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National

NY: Justice Department probes state’s civil confinement of sex offenders

The U.S. Department of Justice’s Civil Rights Division is examining New York’s controversial system of civil confinement for sex offenders.

The probe was revealed when an attorney with the Justice Department’s special litigation office recently interviewed a sex offender confined at the Central New York Psychiatric Center in Oneida County.

Under New York’s decade-old Sex Offender Management and Treatment Act, convicted sex offenders can be kept in secure psychiatric hospitals indefinitely after their prison terms expire. If an offender is found to have a mental abnormality that makes the person likely to commit another sex crime, the state can — after a court hearing — order the offender committed as a patient in a secure psychiatric hospital. (There are currently no women in civil confinement.) Full Article

Join the discussion

  1. Agamemnon

    I already applaud the author of this article for specifically stating that no woman is confined to civil commitment, a fact that conveniently gets omitted when other articles about this unconstitutional practice is published.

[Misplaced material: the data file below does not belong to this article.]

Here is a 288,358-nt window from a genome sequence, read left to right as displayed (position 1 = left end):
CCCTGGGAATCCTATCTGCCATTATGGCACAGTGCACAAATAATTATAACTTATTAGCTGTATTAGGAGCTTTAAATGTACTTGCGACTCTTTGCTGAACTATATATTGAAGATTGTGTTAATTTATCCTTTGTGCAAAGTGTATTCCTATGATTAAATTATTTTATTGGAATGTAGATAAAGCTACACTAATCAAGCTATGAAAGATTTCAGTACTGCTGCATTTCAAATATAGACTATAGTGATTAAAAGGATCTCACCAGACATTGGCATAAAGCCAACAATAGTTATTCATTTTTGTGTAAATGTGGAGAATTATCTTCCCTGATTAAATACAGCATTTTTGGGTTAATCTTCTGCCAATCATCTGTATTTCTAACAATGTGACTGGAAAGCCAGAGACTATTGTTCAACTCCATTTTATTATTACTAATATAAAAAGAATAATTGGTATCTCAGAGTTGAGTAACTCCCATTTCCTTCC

2. R M

    A quote from the article…”It’s just a front to house people.” THAT is the real reason why there are so many people in prison and civil confinement. I say, give them an effective treatment and be done with it. But as long as people make money from housing offenders for long terms or making money from almost never ending “community supervision”, no justice is being done. U.S. prison population has exploded exponentially since the 1980’s, not because more people are committing crimes, but because there’s money in it.

  3. Nicholas Maietta

    I say if the States insist on calling these places hospitals instead of Prisons but these people are in regular prisons anyway then why don’t we flip this s*** around and send people directly to these hospitals which are prisons anyway and get the prison out of the way in the beginning. Then based on their success rate of treatment reduce their prison sentence later if they ever manage to get out anyway.

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